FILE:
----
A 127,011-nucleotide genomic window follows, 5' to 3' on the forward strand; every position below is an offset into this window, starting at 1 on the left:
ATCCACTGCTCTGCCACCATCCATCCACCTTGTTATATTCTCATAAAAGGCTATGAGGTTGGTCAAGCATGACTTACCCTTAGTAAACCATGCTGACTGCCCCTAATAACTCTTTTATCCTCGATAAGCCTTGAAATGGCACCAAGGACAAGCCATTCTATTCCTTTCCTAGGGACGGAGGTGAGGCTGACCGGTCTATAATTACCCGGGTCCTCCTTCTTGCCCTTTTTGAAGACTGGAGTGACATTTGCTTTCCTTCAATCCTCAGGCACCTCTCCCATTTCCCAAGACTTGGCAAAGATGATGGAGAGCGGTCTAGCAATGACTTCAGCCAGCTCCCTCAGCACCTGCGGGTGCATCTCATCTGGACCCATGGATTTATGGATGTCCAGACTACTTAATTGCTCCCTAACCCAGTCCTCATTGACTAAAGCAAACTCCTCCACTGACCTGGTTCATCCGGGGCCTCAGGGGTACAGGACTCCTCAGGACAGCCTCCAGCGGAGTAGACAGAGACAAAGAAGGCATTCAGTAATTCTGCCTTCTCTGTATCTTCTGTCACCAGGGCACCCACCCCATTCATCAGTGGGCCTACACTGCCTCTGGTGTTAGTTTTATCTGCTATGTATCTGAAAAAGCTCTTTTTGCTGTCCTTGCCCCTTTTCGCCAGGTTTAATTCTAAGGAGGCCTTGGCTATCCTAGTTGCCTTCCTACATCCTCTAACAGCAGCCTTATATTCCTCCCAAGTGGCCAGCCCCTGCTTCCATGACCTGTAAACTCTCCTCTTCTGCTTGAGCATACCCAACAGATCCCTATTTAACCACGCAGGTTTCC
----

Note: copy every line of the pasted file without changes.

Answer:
A 127,011-nucleotide genomic window follows, 5' to 3' on the forward strand; every position below is an offset into this window, starting at 1 on the left:
ATCCACTGCTCTGCCACCATCCATCCACCTTGTTATATTCTCATAAAAGGCTATGAGGTTGGTCAAGCATGACTTACCCTTAGTAAACCATGCTGACTGCCCCTAATAACTCTTTTATCCTCGATAAGCCTTGAAATGGCACCAAGGACAAGCCATTCTATTCCTTTCCTAGGGACGGAGGTGAGGCTGACCGGTCTATAATTACCCGGGTCCTCCTTCTTGCCCTTTTTGAAGACTGGAGTGACATTTGCTTTCCTTCAATCCTCAGGCACCTCTCCCATTTCCCAAGACTTGGCAAAGATGATGGAGAGCGGTCTAGCAATGACTTCAGCCAGCTCCCTCAGCACCTGCGGGTGCATCTCATCTGGACCCATGGATTTATGGATGTCCAGACTACTTAATTGCTCCCTAACCCAGTCCTCATTGACTAAAGCAAACTCCTCCACTGACCTGGTTCATCCGGGGCCTCAGGGGTACAGGACTCCTCAGGACAGCCTCCAGCGGAGTAGACAGAGACAAAGAAGGCATTCAGTAATTCTGCCTTCTCTGTATCTTCTGTCACCAGGGCACCCACCCCATTCATCAGTGGGCCTACACTGCCTCTGGTGTTAGTTTTATCTGCTATGTATCTGAAAAAGCTCTTTTTGCTGTCCTTGCCCCTTTTCGCCAGGTTTAATTCTAAGGAGGCCTTGGCTATCCTAGTTGCCTTCCTACATCCTCTAACAGCAGCCTTATATTCCTCCCAAGTGGCCAGCCCCTGCTTCCATGACCTGTAAACTCTCCTCTTCTGCTTGAGCATACCCAACAGATCCCTATTTAACCACGCAGGTTTCC